Appeal from Circuit Court of McLean County No. 99MH25 Honorable Ronald C. Dozier, Judge Presiding.
The opinion of the court was delivered by: Presiding Justice Cook
IN THE COURT OF APPEALS OF THE STATE OF ILLINOIS
In March 1999, the trial court found respondent, Christopher Maher, subject to involuntary admission to a mental health facility. Respondent appeals, arguing that (1) the trial court questioned a witness in chambers ex parte and then called the witness to testify, becoming an advocate for the State and depriving him of a fair trial, (2) the trial court misapplied the standard of proof and placed the burden of proof on respondent, (3) the State failed to prove by clear and convincing evidence he was subject to involuntary commitment, (4) his commitment was not in compliance with the emergency-admission-by-certificate procedures of the Mental Health and Developmental Disabilities Code (Mental Health Code) (405 ILCS 5/3-600 et seq. (West 1998)), and multiple procedural deficiencies occurred in transferring him to the mental health center. We affirm.
On March 16, 1999, a petition for emergency admission by certificate was filed by a crisis therapist pursuant to section 3-601 of the Mental Health Code (405 ILCS 5/3-601 (West 1998)) on the grounds respondent was mentally ill and, because of his illness, was reasonably expected to inflict serious physical harm on himself or another in the near future. Two certificates supporting the petition were prepared and filed that day. The certificates were prepared by an emergency room physician at BroMenn Hospital and by Dr. Robert Scott Hamilton, a psychiatrist. The certificates contained allegations respondent had barricaded or "isolated" himself in his room at his parents' house and threatened his parents.
A hearing on the petition took place on March 19. Stephen Maher, respondent's father, testified respondent began engaging in "aberrant behavior" as an adolescent. Respondent verbally harassed and physically abused his younger brothers and sister "beyond that which might have been expected of *** an adolescent." In 1977, Stephen and his wife obtained counseling for respondent and the family. The counselor diagnosed respondent with "passive-aggressive disorder." Counseling was discontinued after several months because respondent was uncooperative.
Stephen stated respondent continued to engage in violent behavior, such as breaking items, kicking doors, and beating his brothers and sister. At one time Stephen attempted to pull respondent away from his brother, who was eight years younger than respondent, and respondent struck a blow to Stephen's forehead, breaking his eyeglasses. On another occasion, Stephen's daughter called him at work because respondent had been "violent to her" and, when Stephen returned home, he found respondent had cut his sister's hand with a knife.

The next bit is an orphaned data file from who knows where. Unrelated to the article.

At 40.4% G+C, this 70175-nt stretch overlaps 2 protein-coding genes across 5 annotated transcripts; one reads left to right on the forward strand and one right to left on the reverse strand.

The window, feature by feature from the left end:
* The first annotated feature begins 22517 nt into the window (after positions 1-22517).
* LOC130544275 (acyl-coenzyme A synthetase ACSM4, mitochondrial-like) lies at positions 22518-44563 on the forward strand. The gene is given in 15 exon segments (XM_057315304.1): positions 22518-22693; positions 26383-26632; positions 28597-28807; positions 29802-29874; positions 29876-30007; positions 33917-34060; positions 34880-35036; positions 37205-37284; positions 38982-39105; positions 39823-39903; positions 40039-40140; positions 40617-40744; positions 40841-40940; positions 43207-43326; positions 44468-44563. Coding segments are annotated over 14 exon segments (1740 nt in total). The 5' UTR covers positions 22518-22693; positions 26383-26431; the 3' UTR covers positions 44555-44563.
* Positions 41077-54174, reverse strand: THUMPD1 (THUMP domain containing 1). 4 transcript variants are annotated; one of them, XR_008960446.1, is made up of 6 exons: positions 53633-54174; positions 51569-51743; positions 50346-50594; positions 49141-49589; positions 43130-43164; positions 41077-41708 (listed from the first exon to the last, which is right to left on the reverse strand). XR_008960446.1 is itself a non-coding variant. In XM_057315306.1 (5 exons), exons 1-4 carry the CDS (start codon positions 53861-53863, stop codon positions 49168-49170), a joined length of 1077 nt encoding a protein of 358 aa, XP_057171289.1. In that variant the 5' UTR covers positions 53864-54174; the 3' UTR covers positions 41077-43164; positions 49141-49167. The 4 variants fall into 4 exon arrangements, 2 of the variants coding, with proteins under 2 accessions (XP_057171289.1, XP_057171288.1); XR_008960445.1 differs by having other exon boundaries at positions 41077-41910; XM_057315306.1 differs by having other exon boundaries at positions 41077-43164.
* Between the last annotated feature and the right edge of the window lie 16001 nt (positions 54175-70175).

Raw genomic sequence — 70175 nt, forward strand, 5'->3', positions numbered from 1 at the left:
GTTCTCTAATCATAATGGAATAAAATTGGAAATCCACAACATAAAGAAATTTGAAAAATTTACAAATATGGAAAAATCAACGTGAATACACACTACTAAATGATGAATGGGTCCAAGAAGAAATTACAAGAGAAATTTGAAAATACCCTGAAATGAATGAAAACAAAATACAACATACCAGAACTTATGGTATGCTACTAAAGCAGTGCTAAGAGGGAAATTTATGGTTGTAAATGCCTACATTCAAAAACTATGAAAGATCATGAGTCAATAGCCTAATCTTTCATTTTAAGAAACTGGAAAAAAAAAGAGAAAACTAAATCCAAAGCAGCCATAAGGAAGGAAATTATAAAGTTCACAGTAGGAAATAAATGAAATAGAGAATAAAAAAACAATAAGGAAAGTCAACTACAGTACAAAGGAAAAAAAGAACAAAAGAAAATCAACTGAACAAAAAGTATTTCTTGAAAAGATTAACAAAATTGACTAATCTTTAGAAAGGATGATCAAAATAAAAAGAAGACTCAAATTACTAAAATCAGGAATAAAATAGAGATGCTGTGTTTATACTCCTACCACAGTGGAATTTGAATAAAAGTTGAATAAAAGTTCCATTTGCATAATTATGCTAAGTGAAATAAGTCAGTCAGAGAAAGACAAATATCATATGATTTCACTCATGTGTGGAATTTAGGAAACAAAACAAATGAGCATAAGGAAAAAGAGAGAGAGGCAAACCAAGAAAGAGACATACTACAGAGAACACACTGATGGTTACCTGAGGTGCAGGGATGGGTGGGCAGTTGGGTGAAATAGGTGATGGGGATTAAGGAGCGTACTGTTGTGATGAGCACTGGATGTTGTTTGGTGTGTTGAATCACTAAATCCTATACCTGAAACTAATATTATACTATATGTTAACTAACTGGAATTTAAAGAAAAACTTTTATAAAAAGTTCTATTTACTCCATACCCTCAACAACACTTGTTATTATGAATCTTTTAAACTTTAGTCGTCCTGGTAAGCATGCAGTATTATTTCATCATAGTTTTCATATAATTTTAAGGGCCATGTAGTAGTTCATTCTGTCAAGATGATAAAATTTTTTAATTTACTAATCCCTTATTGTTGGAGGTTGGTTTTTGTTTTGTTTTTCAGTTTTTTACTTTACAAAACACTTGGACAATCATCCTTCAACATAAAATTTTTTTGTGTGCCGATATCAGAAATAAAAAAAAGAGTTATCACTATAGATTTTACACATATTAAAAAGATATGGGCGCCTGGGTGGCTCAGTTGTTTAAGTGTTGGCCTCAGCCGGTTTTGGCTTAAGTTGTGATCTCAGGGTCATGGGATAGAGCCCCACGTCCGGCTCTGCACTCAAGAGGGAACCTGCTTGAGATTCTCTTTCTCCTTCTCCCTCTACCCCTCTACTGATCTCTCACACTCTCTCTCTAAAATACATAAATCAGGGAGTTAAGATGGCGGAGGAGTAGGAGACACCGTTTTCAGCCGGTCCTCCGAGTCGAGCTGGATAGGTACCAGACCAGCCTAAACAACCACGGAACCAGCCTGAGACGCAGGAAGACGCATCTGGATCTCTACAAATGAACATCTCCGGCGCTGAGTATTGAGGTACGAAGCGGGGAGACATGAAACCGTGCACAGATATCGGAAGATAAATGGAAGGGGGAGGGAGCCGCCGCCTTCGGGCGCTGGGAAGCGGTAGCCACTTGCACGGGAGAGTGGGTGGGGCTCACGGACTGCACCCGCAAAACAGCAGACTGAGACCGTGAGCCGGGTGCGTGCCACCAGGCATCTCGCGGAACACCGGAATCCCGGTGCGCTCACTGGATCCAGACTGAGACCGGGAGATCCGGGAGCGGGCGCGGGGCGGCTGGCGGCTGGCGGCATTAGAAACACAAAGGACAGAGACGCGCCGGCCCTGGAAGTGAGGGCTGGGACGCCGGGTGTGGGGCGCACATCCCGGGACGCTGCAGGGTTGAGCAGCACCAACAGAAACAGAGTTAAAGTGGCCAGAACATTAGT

Respondent abused alcohol, drove his car through the family's yard and verbally abused his family with "loud and distasteful language." Stephen testified respondent was convicted of either aggravated assault or aggravated battery for assaulting a video store clerk who tried to detain him when he stole some merchandise. Respondent was also convicted of multiple incidents of driving under the influence of alcohol and driving while license revoked, spending periods of incarceration in the county jail. He was found to be unfit to stand trial in a criminal case and hospitalized for several months until he was found to be fit. A psychologist who evaluated respondent at that time diagnosed him with organic brain disorder induced by drug abuse as opposed to head trauma. At that time, respondent was using cannabis, lysergic acid diethylamide (LSD), and cocaine. Respondent was convicted and sentenced to four years in the correctional facility at Dixon but only served six months.
Stephen and his wife enrolled respondent in a substance-abuse rehabilitation program at Lutheran General Hospital, but respondent did not successfully complete treatment. He did later stop using cocaine on his own and had abstained from alcohol for nine years.